So, there it is:  That’s the opportunity Biden missed in the debate: The opportunity call Ryan out on the Romney/Ryan ticket’s divide and conquer strategy to eliminate Medicare and Social Security benefits entirely.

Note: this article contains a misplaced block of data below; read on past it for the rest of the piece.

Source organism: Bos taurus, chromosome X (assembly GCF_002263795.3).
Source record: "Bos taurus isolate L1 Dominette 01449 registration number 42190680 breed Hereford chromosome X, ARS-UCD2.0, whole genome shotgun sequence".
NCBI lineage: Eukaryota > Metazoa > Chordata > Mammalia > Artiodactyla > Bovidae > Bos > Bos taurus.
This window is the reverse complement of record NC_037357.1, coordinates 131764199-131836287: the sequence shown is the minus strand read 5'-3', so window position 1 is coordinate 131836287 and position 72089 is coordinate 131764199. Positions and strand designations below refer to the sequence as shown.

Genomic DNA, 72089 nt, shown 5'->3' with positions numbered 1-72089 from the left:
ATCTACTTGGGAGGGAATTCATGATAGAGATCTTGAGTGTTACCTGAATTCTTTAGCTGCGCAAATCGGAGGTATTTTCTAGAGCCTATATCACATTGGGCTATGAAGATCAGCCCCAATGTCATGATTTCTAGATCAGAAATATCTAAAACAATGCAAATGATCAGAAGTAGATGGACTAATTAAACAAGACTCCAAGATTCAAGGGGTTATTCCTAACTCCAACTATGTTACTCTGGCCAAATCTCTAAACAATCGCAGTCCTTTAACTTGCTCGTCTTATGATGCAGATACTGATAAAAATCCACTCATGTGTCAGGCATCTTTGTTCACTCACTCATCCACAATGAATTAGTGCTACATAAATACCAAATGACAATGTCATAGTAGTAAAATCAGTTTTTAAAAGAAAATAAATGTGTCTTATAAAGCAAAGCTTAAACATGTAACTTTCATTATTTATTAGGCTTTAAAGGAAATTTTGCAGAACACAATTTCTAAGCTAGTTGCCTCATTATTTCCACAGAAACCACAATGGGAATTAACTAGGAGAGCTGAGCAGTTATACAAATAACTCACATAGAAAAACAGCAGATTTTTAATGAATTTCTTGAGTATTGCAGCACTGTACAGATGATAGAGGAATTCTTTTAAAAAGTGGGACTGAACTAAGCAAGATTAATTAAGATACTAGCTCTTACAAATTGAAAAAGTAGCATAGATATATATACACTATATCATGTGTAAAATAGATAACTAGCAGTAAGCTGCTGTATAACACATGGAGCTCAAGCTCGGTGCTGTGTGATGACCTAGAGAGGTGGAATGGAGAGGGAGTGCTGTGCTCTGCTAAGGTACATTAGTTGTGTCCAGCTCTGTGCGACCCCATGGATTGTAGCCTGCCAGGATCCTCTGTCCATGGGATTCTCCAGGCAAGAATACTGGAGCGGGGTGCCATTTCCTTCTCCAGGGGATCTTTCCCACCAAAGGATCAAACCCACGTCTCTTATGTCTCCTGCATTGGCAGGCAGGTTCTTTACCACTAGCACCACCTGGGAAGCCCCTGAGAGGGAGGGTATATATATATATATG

One more thing before we leave the subject of Social Security: It should be recognized that the main challenge currently being faced in keeping the Social Security healthy is that more and more of the nation’s wealth and income is being shifted to an ever smaller wealthy subset of the population who contribute a much smaller percentage of their income to Social Security (the more you earn the less you pay percentage-wise to support Social Security) while drawing greater benefits by also living longer.  It may seem astounding but it's absolutely true, read: Friday, April 29, 2011, Social Security Inequation: This is Rich, Living Longer While Everyone Else Enjoys It Less; Putting Two Together.